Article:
How to Guarantee You Are Properly Prepared for a Board Meeting
Board meetings too often turn into a slog through status reports and numbers. Even if you’re on track to power through on time, all it takes is one board member asking for a number to be reflected in a different way to derail the train. Those small requests set off a chain reaction of reporting changes that is felt down the ranks and distracts too much of the company.
Bill Conroy, formerly CEO of Initiate Systems and currently a director at Kareo, Prognosis, and AtTask is a seasoned boardroom veteran who has often been “in companies where everybody is running up and down the hallways” hours before the board meeting is set to begin, frantically trying to finish preparations and reports. He has two remedies for manic board meeting preparation: 1) the control book; and 2) a management meeting prior to the board meeting.
The Control Book: “A source of truth”
Conroy calls the control book “a source of truth,” and considers it the only reporting that really matters. “It is published monthly to the board, as well as to the management team,” he says, eliminating the scramble before the meeting and the numbers update during the meeting since “the directors have been getting the control book in the same format all of the time.”
Inside the control book, board members find performance metrics, a profit and loss breakdown, a cash statement, a retention report, growth drivers, and any other salient reports that you know the board is after. The key is to make sure that all of the numbers are included and presented in the same format month after month. That way, Conroy says, “there is no discussion about what the numbers are in the board meeting, which is a total waste of time,” and you can focus on “what the numbers mean.”
The Management Meeting: “80% of the board meeting”
Conroy recommends holding your management meeting one or two days prior to the board meeting. The format and deliverables for the management meeting should be 80% of what’s needed in the board meeting, making it an excellent form of board meeting preparation.
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All presenters in the management meeting should be limited to 2-3 slides but discussion time should not be limited. Kick off the meeting with “somebody who is capable of being very neutral talking about the market,” so that he or she can provide an honest assessment of whether your company is gaining or losing market share. Next, have your product lead present the product roadmap like a forecast. “What are we going to deliver and are we on schedule?”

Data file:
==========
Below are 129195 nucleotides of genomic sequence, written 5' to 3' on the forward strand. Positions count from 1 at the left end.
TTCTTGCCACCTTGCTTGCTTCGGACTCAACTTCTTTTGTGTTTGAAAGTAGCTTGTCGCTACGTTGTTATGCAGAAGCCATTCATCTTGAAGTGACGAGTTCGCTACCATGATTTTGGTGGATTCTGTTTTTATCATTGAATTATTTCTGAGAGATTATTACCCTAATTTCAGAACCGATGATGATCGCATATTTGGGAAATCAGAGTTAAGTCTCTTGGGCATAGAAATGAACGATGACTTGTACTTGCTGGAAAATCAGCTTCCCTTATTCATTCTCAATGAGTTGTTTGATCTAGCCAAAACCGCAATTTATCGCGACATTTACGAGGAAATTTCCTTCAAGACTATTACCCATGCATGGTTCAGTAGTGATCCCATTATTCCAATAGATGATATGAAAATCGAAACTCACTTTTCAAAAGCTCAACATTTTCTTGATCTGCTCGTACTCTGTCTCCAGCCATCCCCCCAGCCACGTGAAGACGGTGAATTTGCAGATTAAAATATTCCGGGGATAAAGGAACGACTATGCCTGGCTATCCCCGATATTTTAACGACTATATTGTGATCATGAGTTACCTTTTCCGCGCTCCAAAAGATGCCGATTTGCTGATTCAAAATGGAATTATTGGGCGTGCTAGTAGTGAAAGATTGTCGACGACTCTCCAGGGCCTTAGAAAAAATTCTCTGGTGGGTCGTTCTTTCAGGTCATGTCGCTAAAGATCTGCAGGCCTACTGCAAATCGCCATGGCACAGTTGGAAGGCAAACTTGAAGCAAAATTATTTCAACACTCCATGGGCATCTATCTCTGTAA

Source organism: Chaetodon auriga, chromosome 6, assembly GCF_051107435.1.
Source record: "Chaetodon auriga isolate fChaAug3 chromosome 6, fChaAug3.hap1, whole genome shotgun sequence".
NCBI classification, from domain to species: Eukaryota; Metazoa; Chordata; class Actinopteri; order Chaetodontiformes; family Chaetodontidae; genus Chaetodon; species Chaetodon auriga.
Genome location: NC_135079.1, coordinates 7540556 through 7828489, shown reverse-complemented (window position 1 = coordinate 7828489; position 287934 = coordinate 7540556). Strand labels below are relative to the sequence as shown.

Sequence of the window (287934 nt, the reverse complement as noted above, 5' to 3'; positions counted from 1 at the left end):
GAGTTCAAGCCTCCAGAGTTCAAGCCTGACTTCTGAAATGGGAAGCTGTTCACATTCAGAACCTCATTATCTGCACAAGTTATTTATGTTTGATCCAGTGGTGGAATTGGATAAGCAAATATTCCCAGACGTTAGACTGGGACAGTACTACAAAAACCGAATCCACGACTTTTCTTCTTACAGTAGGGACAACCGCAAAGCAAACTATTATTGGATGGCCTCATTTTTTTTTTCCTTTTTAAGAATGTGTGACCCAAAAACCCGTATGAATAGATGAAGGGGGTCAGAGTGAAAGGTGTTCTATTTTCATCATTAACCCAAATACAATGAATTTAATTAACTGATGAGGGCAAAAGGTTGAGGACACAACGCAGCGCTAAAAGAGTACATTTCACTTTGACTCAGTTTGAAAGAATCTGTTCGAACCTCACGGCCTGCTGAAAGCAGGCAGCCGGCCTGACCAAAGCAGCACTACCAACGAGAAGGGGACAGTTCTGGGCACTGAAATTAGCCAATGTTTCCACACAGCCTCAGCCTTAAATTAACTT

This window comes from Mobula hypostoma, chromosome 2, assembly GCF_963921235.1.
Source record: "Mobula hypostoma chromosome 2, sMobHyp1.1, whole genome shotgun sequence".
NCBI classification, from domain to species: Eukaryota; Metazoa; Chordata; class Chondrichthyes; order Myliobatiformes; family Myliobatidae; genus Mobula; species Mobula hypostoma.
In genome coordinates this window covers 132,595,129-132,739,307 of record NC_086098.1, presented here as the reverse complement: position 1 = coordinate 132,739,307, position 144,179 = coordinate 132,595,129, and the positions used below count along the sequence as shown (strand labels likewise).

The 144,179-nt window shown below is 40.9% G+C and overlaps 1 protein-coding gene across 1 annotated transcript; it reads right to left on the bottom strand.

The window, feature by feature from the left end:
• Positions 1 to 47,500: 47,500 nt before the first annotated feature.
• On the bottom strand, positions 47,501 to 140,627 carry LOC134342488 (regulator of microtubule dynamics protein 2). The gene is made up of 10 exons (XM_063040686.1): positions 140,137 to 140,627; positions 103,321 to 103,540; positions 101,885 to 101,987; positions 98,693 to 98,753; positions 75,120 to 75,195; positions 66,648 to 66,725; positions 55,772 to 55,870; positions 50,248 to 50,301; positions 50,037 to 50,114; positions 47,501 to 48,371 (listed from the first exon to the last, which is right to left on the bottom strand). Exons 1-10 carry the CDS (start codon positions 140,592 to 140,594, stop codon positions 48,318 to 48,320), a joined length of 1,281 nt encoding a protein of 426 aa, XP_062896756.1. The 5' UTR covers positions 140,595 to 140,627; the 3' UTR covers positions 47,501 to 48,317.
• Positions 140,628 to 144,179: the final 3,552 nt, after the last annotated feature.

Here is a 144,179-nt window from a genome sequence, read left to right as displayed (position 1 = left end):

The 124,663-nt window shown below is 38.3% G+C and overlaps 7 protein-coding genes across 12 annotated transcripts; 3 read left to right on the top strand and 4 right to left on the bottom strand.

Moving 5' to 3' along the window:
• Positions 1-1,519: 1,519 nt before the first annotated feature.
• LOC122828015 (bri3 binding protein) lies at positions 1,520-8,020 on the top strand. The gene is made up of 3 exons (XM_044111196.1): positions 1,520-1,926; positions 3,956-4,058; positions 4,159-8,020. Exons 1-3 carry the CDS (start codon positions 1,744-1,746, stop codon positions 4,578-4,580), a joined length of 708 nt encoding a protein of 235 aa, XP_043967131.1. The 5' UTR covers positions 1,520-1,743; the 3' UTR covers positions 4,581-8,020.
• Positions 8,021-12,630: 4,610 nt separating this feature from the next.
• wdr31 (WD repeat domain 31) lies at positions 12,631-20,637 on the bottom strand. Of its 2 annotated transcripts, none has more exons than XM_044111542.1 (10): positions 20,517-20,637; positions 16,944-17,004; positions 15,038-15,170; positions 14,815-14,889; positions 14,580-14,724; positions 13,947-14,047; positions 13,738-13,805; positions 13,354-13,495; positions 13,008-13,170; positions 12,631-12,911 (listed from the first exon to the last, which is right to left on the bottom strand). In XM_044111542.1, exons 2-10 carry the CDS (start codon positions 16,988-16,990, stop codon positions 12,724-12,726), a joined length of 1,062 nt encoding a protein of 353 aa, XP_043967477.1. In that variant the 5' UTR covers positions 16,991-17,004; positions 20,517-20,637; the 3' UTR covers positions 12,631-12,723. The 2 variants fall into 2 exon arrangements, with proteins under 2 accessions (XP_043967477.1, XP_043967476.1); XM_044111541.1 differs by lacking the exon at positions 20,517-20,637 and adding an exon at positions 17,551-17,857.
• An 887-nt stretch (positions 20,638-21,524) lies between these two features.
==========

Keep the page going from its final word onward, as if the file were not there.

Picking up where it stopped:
After that, sales presents a simple breakdown of quarterly deals that have been closed, deals they are so confident in they can commit they will close, and upside deals. The sales leader also needs to take a stab at an end-of-year outlook regardless of what the current quarter is.
The CFO follows sales, and — instead of presenting what the numbers are — presents two slides discussing what the numbers mean, and what the causes for concern are. The CEO closes out the agenda by covering the company’s strategic initiatives and progress made on those fronts. The CEO needs to tell the board “what keeps me up at night” about the company.
- Market overview
- Product roadmap
- Sales recap & forecast
- CFO presentation
- CEO presentation
“If you go through all of those things in a management meeting,” Conroy says, take time afterward to fine tune them, and then have “the exact same people give the exact same reports” at the board meeting, you’re setting yourself up for an efficient discussion with the board.
Between the control book and the management meeting, you create “a lot of extra time for people to be focused externally as opposed to internally.” In board meetings, most of the discussion is around the numbers, and Conroy sees that as the main reason why they get bogged down. But the monthly control book gives “the directors plenty of time to make calls to the CFO” to inquire about numbers, leaving board meetings for what the CEO should really be focused on: strategy.
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